St. Jude Community Offers Funding Ideas to Save School

By Nigel Chiwaya on January 3, 2013 3:33pm 

INWOOD — They've scraped together $10,000, collected hundreds of signatures, and are willing to reinstate bingo nights and rent out party space.

Parents and alumni of St. Jude School were willing to try just about anything to try to keep their doors open, submitting a comprehensive plan to raise money in its letter to the archdiocese by Thursday's deadline.

St. Jude is one of several New York catholic elementary schools that are at risk of being shut down in June 2013. The Archdiocese of New York has allowed the schools until Jan. 3, and members of the school community scrambled to come up with ideas to keep the 59-year-old school afloat.

The school must come up with a plan to raise $350,000 annually for the next five years. Funding proposals submitted by parents to the school include hosting a bingo nights in the the school, putting up billboards on the side of the road, offering annual alumni dinners and renting space out to community groups.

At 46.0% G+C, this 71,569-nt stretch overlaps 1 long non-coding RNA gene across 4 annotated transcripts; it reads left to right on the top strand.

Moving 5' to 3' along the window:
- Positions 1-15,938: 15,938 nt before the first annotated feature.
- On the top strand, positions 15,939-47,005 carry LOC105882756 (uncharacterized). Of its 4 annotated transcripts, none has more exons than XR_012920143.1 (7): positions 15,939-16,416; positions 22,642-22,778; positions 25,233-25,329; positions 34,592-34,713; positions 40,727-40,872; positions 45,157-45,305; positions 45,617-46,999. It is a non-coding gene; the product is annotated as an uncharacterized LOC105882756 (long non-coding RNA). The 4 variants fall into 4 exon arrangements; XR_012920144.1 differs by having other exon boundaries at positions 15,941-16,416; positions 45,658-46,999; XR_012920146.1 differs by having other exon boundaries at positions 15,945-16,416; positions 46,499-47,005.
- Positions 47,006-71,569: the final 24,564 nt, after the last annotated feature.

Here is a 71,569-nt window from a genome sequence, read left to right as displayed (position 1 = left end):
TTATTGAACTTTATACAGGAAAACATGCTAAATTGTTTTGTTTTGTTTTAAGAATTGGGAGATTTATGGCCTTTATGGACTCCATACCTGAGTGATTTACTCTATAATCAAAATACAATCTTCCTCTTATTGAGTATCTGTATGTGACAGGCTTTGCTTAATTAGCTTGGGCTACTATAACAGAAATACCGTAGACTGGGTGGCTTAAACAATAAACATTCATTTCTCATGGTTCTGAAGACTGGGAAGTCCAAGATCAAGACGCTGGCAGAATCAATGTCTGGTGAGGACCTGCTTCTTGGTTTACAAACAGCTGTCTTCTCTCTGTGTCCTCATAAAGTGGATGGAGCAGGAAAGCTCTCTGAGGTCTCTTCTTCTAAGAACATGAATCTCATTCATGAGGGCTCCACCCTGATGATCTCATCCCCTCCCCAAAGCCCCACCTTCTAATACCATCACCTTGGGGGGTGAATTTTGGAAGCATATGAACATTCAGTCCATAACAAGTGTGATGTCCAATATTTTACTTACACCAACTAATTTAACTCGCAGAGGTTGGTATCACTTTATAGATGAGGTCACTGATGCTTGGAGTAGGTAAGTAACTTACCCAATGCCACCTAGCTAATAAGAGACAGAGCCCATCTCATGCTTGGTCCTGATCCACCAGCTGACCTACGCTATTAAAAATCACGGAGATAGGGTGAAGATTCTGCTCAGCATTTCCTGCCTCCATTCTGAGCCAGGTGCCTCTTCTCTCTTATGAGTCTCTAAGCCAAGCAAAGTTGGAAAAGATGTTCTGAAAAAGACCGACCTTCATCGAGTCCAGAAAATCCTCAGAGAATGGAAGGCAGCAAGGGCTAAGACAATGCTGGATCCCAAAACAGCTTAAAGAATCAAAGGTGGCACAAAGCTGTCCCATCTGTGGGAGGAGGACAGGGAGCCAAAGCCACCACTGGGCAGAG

In addition parents and alumni have pledged just under $10,000, and a petition to save the school has picked up over 400 signatures. Students have also written letters and drawn pictures asking the Archdiocese to save the school.

School supporters say that they would've had a stronger response if they had been given more advance notice. The Archdiocese announced that St. Jude was in danger of closing on Nov. 26, giving the school just five weeks to draft a plan.

School officials came under fire for a lack of communication in the weeks immediately following the announcement. But since making their displeasure with the administration public, parents and advocates said that the school has broken its silence, going to far as to host a parents meeting on Dec. 19.

Michael Jimenez, one of the alumni working to save St. Jude, has met with school officials several times.

He hopes that the proposal will show the Archdiocese that St. Jude can formulate a credible plan and will convince them to give them more time to mobilize.

"We didn't really have time,"  Jimenez said "Things like setting a non-profit account, reaching out to all of the alumni; these things take time."

"We're not asking for a year, we're just asking for maybe two months."

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